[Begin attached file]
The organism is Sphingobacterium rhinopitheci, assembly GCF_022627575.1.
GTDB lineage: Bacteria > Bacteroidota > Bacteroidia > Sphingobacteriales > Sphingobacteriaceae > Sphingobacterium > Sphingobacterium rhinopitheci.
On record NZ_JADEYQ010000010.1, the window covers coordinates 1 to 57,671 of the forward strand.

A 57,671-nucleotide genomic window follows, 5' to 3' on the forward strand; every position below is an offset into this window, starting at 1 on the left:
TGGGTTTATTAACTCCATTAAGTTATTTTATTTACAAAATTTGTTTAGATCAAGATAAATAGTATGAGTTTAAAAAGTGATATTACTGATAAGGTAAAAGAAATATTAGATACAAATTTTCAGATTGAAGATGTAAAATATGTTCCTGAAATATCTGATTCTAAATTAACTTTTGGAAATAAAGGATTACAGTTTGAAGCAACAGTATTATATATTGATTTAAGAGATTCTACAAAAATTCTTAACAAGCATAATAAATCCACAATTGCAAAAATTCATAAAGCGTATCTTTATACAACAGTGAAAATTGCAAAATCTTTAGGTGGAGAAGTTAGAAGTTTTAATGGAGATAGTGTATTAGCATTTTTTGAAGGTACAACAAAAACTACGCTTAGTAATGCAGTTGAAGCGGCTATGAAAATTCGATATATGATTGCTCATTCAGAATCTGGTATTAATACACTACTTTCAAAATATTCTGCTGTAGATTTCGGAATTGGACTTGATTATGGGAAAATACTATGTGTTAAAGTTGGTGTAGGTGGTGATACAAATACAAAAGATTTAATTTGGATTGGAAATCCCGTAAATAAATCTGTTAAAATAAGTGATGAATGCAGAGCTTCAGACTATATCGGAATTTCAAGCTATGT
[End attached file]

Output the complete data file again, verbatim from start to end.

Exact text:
The organism is Sphingobacterium rhinopitheci, assembly GCF_022627575.1.
GTDB lineage: Bacteria > Bacteroidota > Bacteroidia > Sphingobacteriales > Sphingobacteriaceae > Sphingobacterium > Sphingobacterium rhinopitheci.
On record NZ_JADEYQ010000010.1, the window covers coordinates 1 to 57,671 of the forward strand.

A 57,671-nucleotide genomic window follows, 5' to 3' on the forward strand; every position below is an offset into this window, starting at 1 on the left:
TGGGTTTATTAACTCCATTAAGTTATTTTATTTACAAAATTTGTTTAGATCAAGATAAATAGTATGAGTTTAAAAAGTGATATTACTGATAAGGTAAAAGAAATATTAGATACAAATTTTCAGATTGAAGATGTAAAATATGTTCCTGAAATATCTGATTCTAAATTAACTTTTGGAAATAAAGGATTACAGTTTGAAGCAACAGTATTATATATTGATTTAAGAGATTCTACAAAAATTCTTAACAAGCATAATAAATCCACAATTGCAAAAATTCATAAAGCGTATCTTTATACAACAGTGAAAATTGCAAAATCTTTAGGTGGAGAAGTTAGAAGTTTTAATGGAGATAGTGTATTAGCATTTTTTGAAGGTACAACAAAAACTACGCTTAGTAATGCAGTTGAAGCGGCTATGAAAATTCGATATATGATTGCTCATTCAGAATCTGGTATTAATACACTACTTTCAAAATATTCTGCTGTAGATTTCGGAATTGGACTTGATTATGGGAAAATACTATGTGTTAAAGTTGGTGTAGGTGGTGATACAAATACAAAAGATTTAATTTGGATTGGAAATCCCGTAAATAAATCTGTTAAAATAAGTGATGAATGCAGAGCTTCAGACTATATCGGAATTTCAAGCTATGT